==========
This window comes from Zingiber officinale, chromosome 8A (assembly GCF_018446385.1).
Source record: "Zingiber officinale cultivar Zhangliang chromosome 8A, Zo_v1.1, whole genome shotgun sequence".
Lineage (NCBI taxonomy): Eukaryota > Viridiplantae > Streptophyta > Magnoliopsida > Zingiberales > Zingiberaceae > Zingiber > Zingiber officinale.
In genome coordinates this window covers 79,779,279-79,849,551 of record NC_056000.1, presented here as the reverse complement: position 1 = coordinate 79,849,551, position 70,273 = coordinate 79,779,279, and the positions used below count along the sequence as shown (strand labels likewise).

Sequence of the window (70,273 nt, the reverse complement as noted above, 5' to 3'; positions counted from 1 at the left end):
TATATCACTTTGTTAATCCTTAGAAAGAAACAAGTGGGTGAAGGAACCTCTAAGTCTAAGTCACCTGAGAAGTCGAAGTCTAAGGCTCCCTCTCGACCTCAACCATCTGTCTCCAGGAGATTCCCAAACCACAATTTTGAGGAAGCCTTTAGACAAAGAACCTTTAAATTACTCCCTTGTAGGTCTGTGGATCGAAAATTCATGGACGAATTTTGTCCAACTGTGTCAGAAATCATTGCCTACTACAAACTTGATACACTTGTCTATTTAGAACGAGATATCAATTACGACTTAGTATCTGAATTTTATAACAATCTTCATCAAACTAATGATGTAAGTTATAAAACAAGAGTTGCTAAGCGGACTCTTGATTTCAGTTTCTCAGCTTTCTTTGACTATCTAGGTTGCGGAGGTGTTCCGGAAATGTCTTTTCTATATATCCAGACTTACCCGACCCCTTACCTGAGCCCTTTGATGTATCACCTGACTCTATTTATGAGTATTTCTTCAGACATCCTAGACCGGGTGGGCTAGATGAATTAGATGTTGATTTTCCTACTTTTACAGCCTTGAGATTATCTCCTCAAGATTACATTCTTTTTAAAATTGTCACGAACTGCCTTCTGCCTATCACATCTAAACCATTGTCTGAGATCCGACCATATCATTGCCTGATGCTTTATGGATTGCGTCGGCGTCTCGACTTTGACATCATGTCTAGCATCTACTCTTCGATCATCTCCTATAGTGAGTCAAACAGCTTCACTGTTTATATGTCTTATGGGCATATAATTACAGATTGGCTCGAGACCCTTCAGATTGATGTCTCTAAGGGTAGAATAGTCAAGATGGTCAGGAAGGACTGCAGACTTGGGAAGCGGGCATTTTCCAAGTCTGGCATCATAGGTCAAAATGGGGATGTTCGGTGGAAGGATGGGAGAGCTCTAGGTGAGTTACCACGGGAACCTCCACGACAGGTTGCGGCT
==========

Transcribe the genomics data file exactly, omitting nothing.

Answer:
This window comes from Zingiber officinale, chromosome 8A (assembly GCF_018446385.1).
Source record: "Zingiber officinale cultivar Zhangliang chromosome 8A, Zo_v1.1, whole genome shotgun sequence".
Lineage (NCBI taxonomy): Eukaryota > Viridiplantae > Streptophyta > Magnoliopsida > Zingiberales > Zingiberaceae > Zingiber > Zingiber officinale.
In genome coordinates this window covers 79,779,279-79,849,551 of record NC_056000.1, presented here as the reverse complement: position 1 = coordinate 79,849,551, position 70,273 = coordinate 79,779,279, and the positions used below count along the sequence as shown (strand labels likewise).

Sequence of the window (70,273 nt, the reverse complement as noted above, 5' to 3'; positions counted from 1 at the left end):
TATATCACTTTGTTAATCCTTAGAAAGAAACAAGTGGGTGAAGGAACCTCTAAGTCTAAGTCACCTGAGAAGTCGAAGTCTAAGGCTCCCTCTCGACCTCAACCATCTGTCTCCAGGAGATTCCCAAACCACAATTTTGAGGAAGCCTTTAGACAAAGAACCTTTAAATTACTCCCTTGTAGGTCTGTGGATCGAAAATTCATGGACGAATTTTGTCCAACTGTGTCAGAAATCATTGCCTACTACAAACTTGATACACTTGTCTATTTAGAACGAGATATCAATTACGACTTAGTATCTGAATTTTATAACAATCTTCATCAAACTAATGATGTAAGTTATAAAACAAGAGTTGCTAAGCGGACTCTTGATTTCAGTTTCTCAGCTTTCTTTGACTATCTAGGTTGCGGAGGTGTTCCGGAAATGTCTTTTCTATATATCCAGACTTACCCGACCCCTTACCTGAGCCCTTTGATGTATCACCTGACTCTATTTATGAGTATTTCTTCAGACATCCTAGACCGGGTGGGCTAGATGAATTAGATGTTGATTTTCCTACTTTTACAGCCTTGAGATTATCTCCTCAAGATTACATTCTTTTTAAAATTGTCACGAACTGCCTTCTGCCTATCACATCTAAACCATTGTCTGAGATCCGACCATATCATTGCCTGATGCTTTATGGATTGCGTCGGCGTCTCGACTTTGACATCATGTCTAGCATCTACTCTTCGATCATCTCCTATAGTGAGTCAAACAGCTTCACTGTTTATATGTCTTATGGGCATATAATTACAGATTGGCTCGAGACCCTTCAGATTGATGTCTCTAAGGGTAGAATAGTCAAGATGGTCAGGAAGGACTGCAGACTTGGGAAGCGGGCATTTTCCAAGTCTGGCATCATAGGTCAAAATGGGGATGTTCGGTGGAAGGATGGGAGAGCTCTAGGTGAGTTACCACGGGAACCTCCACGACAGGTTGCGGCT